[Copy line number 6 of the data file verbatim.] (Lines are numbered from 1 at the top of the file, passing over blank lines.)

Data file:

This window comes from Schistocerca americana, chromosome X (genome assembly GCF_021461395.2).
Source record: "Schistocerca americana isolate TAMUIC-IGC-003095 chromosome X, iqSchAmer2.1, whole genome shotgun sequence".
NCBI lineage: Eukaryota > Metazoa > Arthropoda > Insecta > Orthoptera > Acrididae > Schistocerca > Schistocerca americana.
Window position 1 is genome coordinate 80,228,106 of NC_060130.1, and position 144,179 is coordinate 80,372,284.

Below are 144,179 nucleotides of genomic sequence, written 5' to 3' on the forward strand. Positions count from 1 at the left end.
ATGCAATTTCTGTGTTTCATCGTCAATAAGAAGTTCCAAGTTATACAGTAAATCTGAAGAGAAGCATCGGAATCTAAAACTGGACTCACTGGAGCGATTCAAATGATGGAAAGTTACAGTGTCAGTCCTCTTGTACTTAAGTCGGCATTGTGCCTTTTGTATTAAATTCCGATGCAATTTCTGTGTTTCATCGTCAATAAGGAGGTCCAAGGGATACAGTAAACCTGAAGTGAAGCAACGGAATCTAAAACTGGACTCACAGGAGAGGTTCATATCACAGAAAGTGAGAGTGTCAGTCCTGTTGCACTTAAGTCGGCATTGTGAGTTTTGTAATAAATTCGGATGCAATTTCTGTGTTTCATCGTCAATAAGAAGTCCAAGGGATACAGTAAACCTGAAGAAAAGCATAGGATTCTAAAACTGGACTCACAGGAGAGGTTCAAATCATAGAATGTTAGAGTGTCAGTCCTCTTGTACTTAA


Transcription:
ATGCAATTTCTGTGTTTCATCGTCAATAAGAAGTTCCAAGTTATACAGTAAATCTGAAGAGAAGCATCGGAATCTAAAACTGGACTCACTGGAGCGATTCAAATGATGGAAAGTTACAGTGTCAGTCCTCTTGTACTTAAGTCGGCATTGTGCCTTTTGTATTAAATTCCGATGCAATTTCTGTGTTTCATCGTCAATAAGGAGGTCCAAGGGATACAGTAAACCTGAAGTGAAGCAACGGAATCTAAAACTGGACTCACAGGAGAGGTTCATATCACAGAAAGTGAGAGTGTCAGTCCTGTTGCACTTAAGTCGGCATTGTGAGTTTTGTAATAAATTCGGATGCAATTTCTGTGTTTCATCGTCAATAAGAAGTCCAAGGGATACAGTAAACCTGAAGAAAAGCATAGGATTCTAAAACTGGACTCACAGGAGAGGTTCAAATCATAGAATGTTAGAGTGTCAGTCCTCTTGTACTTAA